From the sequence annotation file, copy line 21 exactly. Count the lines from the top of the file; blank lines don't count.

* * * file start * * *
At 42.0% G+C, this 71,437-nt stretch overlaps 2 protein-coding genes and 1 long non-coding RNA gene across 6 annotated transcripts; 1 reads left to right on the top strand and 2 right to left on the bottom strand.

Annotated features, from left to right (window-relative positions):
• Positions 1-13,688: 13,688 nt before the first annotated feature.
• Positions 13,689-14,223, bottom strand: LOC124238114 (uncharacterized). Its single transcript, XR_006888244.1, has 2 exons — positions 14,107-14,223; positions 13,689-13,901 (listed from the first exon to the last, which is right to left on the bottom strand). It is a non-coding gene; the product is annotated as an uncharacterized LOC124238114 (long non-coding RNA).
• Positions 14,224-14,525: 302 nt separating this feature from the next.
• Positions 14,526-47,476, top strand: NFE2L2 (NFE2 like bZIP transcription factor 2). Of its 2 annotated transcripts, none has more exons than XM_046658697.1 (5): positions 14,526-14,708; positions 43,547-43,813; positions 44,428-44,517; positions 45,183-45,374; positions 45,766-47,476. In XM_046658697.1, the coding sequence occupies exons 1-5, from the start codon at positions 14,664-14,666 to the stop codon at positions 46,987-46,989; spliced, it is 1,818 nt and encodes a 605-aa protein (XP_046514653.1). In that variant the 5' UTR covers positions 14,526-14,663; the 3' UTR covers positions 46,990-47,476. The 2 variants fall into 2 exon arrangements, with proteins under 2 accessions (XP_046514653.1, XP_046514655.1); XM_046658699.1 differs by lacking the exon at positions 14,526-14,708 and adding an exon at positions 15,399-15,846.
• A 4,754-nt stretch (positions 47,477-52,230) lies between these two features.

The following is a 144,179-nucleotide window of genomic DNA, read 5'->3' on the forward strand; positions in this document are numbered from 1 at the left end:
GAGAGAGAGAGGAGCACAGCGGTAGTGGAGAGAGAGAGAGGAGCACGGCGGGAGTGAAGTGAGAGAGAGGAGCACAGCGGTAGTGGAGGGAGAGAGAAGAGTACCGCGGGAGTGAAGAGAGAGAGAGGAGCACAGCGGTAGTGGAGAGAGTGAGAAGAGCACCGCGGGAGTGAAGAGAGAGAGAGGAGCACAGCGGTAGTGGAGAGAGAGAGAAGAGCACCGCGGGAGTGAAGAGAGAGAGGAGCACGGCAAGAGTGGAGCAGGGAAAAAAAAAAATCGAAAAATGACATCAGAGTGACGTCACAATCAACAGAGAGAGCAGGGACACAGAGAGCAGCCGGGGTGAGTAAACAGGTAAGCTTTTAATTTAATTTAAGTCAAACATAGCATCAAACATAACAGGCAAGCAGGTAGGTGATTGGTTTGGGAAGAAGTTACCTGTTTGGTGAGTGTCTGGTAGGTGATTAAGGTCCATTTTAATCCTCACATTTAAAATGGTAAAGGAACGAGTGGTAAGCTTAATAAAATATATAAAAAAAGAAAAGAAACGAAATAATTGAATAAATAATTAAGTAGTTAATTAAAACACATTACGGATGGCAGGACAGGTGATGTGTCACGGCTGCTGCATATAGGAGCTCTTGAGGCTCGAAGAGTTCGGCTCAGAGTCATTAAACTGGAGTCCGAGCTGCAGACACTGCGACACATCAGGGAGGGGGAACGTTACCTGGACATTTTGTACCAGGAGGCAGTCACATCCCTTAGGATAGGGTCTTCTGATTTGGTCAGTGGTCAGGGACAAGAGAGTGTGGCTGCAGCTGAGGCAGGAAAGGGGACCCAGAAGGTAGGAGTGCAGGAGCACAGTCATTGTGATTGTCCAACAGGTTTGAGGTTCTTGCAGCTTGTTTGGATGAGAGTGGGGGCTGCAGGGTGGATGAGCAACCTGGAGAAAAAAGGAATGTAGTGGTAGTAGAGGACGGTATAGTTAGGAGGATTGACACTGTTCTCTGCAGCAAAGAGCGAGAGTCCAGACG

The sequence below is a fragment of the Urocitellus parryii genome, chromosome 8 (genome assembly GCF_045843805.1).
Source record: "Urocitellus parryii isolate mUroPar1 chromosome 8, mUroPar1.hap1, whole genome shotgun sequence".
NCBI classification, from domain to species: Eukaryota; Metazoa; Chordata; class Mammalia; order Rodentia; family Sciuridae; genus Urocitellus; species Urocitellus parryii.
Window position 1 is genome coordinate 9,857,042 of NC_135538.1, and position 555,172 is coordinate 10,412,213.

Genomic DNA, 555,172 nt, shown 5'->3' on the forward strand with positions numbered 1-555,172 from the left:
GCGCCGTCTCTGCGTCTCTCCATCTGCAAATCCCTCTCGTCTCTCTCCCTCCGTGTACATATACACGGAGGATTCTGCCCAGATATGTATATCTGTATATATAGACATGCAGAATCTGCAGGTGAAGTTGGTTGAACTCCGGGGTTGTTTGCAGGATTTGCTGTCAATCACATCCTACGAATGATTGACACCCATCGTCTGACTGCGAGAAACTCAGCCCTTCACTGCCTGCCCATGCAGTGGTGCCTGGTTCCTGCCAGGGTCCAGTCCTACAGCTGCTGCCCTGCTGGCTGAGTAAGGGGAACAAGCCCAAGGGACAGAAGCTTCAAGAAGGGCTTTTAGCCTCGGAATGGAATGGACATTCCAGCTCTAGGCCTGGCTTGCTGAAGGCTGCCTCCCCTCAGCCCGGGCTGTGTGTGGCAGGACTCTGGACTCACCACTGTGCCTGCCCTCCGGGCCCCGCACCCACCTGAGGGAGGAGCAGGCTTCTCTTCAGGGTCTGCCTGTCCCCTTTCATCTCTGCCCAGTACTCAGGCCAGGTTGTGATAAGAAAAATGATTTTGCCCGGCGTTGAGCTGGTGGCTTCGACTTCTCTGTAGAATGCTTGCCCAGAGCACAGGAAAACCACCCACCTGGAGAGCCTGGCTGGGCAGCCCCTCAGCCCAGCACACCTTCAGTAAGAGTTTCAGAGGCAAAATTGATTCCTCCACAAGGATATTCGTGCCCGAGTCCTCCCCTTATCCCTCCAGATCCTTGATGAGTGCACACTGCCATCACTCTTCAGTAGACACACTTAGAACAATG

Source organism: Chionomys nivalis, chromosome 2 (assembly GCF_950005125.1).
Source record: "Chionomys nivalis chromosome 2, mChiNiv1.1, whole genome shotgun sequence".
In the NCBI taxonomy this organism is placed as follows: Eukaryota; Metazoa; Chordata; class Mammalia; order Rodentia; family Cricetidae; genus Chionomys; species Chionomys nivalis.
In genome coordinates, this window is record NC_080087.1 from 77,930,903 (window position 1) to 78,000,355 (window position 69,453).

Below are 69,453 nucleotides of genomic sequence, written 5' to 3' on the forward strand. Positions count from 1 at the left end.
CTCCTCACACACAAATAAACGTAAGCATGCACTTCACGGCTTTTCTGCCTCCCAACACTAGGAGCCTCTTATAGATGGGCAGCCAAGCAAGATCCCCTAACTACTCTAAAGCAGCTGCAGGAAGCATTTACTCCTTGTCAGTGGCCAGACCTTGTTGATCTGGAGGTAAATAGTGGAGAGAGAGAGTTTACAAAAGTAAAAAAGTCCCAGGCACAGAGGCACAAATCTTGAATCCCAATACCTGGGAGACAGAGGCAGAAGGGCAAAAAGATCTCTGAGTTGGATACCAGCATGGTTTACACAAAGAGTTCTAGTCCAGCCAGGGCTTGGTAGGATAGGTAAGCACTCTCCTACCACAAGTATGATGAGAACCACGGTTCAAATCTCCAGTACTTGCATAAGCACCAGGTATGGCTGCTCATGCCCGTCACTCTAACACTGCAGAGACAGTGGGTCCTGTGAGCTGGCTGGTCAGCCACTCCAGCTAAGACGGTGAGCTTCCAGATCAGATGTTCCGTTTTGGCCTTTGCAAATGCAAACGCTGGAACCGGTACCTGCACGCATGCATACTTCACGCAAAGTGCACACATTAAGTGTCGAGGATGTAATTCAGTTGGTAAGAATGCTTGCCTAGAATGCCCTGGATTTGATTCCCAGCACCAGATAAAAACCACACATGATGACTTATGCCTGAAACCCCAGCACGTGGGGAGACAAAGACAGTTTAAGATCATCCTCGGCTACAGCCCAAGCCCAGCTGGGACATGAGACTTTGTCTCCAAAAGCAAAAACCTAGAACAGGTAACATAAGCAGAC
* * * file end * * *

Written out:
CTCCTCACACACAAATAAACGTAAGCATGCACTTCACGGCTTTTCTGCCTCCCAACACTAGGAGCCTCTTATAGATGGGCAGCCAAGCAAGATCCCCTAACTACTCTAAAGCAGCTGCAGGAAGCATTTACTCCTTGTCAGTGGCCAGACCTTGTTGATCTGGAGGTAAATAGTGGAGAGAGAGAGTTTACAAAAGTAAAAAAGTCCCAGGCACAGAGGCACAAATCTTGAATCCCAATACCTGGGAGACAGAGGCAGAAGGGCAAAAAGATCTCTGAGTTGGATACCAGCATGGTTTACACAAAGAGTTCTAGTCCAGCCAGGGCTTGGTAGGATAGGTAAGCACTCTCCTACCACAAGTATGATGAGAACCACGGTTCAAATCTCCAGTACTTGCATAAGCACCAGGTATGGCTGCTCATGCCCGTCACTCTAACACTGCAGAGACAGTGGGTCCTGTGAGCTGGCTGGTCAGCCACTCCAGCTAAGACGGTGAGCTTCCAGATCAGATGTTCCGTTTTGGCCTTTGCAAATGCAAACGCTGGAACCGGTACCTGCACGCATGCATACTTCACGCAAAGTGCACACATTAAGTGTCGAGGATGTAATTCAGTTGGTAAGAATGCTTGCCTAGAATGCCCTGGATTTGATTCCCAGCACCAGATAAAAACCACACATGATGACTTATGCCTGAAACCCCAGCACGTGGGGAGACAAAGACAGTTTAAGATCATCCTCGGCTACAGCCCAAGCCCAGCTGGGACATGAGACTTTGTCTCCAAAAGCAAAAACCTAGAACAGGTAACATAAGCAGAC